Mothering Forum banner
1 - 9 of 9 Posts

· Registered
Joined
·
877 Posts
Discussion Starter · #1 ·
I'm still a long way off from delivery and have yet to see my OB. I've been seeing an RE for first trimester since I'm high risk due to five first trimester losses. I also have insulin resistance. Due to the insulin resistance, I'm on a diabetic diet for the rest of my life. I did give birth to two healthy, though large babies. However, my daughter had dangerously low blood sugar at birth at only 38. And she had the typical diabetic/GD chest pudge. And she was 11lb 4oz when she's small boned. I did pass the 3 hour GTT then. I've taken glucose tests when not pg too and they're fine. But my fasting insulin was through the roof high - even high for what's considered high. So, my RE thinks I definately have a problem but it's one that's hard to catch. In her opinion, I should have an amnio at 38 weeks and if the baby's lungs are mature, then I should have a c-section then. (I'm not a candidate for VBAC due to two previous c-sections). I don't like that idea. I believe babies should come when they're ready unless there's a medical reason.

If my blood sugars are well controlled, I still can't be certain that my insulin levels are fine. So, I can't pretend to be in the controlled diabetic/controlled GD category. But insulin resistance issues while pg are a fairly new subject that doesn't have a lot of research backing it up to say what the exact risks vs. benifits there are to taking a baby early. My other kids were born at 41 and 42 weeks so 38 weeks is considered early to me.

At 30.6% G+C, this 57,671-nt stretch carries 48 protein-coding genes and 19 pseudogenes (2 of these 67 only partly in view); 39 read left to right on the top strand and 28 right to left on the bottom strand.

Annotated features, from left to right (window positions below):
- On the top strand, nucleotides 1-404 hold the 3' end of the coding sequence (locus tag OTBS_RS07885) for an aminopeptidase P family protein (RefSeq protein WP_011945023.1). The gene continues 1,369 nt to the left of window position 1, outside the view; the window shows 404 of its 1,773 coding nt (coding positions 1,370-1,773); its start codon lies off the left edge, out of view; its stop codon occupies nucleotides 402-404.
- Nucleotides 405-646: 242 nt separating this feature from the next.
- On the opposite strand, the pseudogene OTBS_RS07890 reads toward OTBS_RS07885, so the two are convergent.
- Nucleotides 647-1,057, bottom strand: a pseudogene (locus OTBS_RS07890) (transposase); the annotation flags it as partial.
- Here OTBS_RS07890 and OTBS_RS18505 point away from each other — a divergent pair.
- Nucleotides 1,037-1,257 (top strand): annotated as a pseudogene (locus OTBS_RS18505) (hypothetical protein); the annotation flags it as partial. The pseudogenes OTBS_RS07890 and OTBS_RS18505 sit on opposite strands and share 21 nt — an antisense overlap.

Does anyone have any similar experience? Or even know of anyone who was in a similar situation and what was done in their case? I'm only 11 weeks so it's still a long way off but I like to gather all the info I can so I can be certain that I make an educated decision later on.

*To complicate matters further, I have a blood clotting disorder (FVL hetero) which does increase the chance of stillbirth. However, this clotting disorder has no effect on most women who have it. Since I had two healthy post-date babies and my losses were all first trimester, the clotting disorder likely won't be an issue.
 

· Registered
Joined
·
27,266 Posts
A mom in my DDC (August 2008) had insulin resistance, and I know that she was having to keep her blood sugar levels even more strictly under control than someone with diabetes. And she had to keep on her doctors about it since they kept trying to say she had gestational diabetes when insulin resistance is different.
 

· Registered
Joined
·
877 Posts
Discussion Starter · #4 ·
Quote:

Originally Posted by paquerette View Post
Are you familiar with kmom's site? http://www.plus-size-pregnancy.org/gd/gd_index.html

Induction or c-section due to maternal diabetes alone is contraindicated as per ACOG.

Is there something in particular about your 2 previous sections that makes you not a vbac candidate, ie uterine abnormality or a wonky scar?
Yes, I'm very familiar with tha website though I haven't been there yet this pg. Thanks for the reminder! I've had two c-sections so that alone makes me not a VBAC candidate. Both c-sections were due to true cases of CPD. (I did labor and used no pain meds and got into optimal positions). I am very small but I figured my pelvis would be able to open up enough - but it didn't. DS's head was even starting to mold and then he got stuck for 6 full hours even while I was on pitocin. And I was 42 weeks. DD's chest was too big for her to even come down. And if she had fit, she would have been a definate shoulder dystocia case. I have a blood clotting disorder so there's no way I'd try a VBA2C at home and the hospital doesn't allow them. I go into hard labor with contractions close together without dilating much at all so getting to the hospital on the later side isn't possible either.